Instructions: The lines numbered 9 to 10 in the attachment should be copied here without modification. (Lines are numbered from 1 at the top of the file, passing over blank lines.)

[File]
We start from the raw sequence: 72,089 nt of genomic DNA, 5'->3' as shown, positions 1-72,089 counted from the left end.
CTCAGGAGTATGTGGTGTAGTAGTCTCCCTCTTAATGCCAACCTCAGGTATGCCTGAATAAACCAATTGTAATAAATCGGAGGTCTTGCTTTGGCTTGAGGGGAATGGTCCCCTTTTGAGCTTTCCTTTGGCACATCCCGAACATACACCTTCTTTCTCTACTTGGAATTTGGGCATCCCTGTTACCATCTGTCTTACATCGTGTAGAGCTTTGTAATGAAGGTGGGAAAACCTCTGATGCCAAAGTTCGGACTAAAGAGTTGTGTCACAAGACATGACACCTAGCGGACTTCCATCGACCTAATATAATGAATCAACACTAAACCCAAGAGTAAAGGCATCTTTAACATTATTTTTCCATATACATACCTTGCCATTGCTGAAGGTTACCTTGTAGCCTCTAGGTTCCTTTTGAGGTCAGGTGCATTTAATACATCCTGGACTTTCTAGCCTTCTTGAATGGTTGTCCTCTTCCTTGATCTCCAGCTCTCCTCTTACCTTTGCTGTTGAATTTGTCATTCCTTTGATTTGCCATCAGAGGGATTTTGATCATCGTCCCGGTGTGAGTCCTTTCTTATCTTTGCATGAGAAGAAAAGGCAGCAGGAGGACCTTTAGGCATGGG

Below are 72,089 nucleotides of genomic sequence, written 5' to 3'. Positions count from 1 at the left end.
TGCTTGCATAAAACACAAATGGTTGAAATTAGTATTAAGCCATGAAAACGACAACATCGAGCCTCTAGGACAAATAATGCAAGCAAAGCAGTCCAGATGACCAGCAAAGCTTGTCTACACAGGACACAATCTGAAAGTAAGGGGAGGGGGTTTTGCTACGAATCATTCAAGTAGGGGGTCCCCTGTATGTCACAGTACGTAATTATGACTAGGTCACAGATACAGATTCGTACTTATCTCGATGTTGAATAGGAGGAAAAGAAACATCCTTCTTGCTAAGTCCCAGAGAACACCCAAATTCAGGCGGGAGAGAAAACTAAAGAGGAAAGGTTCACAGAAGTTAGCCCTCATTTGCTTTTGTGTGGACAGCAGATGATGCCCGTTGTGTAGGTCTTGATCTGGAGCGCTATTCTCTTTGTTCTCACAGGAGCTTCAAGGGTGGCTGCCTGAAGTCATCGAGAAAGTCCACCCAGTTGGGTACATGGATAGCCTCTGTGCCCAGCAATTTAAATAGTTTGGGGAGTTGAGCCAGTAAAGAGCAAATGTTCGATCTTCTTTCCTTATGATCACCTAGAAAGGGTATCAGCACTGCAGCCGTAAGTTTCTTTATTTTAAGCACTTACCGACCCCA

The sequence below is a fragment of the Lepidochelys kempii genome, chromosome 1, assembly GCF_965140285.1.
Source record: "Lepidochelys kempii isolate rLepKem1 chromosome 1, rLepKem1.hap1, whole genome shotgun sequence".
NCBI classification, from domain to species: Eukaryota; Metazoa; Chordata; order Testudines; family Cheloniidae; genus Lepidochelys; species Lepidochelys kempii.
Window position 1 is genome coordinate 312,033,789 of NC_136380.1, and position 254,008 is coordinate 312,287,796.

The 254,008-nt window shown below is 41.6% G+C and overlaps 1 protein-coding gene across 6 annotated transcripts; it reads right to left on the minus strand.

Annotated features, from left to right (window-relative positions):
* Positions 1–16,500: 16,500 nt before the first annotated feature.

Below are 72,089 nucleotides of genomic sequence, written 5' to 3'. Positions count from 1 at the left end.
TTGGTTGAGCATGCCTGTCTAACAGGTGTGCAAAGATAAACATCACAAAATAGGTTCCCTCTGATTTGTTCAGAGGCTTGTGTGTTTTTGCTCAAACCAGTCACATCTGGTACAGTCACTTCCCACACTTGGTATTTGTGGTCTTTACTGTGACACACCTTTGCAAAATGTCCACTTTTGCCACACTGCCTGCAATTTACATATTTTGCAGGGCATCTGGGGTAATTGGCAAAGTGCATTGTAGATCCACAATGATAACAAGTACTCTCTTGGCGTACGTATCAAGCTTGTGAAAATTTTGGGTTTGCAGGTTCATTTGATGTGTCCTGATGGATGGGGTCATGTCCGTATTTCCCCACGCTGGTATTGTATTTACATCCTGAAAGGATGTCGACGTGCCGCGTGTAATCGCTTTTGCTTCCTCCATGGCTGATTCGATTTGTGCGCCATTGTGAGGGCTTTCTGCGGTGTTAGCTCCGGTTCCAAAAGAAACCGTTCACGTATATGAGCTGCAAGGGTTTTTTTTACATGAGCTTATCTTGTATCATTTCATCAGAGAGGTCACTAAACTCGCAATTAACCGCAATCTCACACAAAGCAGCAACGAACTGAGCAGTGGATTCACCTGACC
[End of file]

The 254,008-nt window shown below is 41.6% G+C and overlaps 1 protein-coding gene across 6 annotated transcripts; it reads right to left on the minus strand.

Annotated features, from left to right (window-relative positions):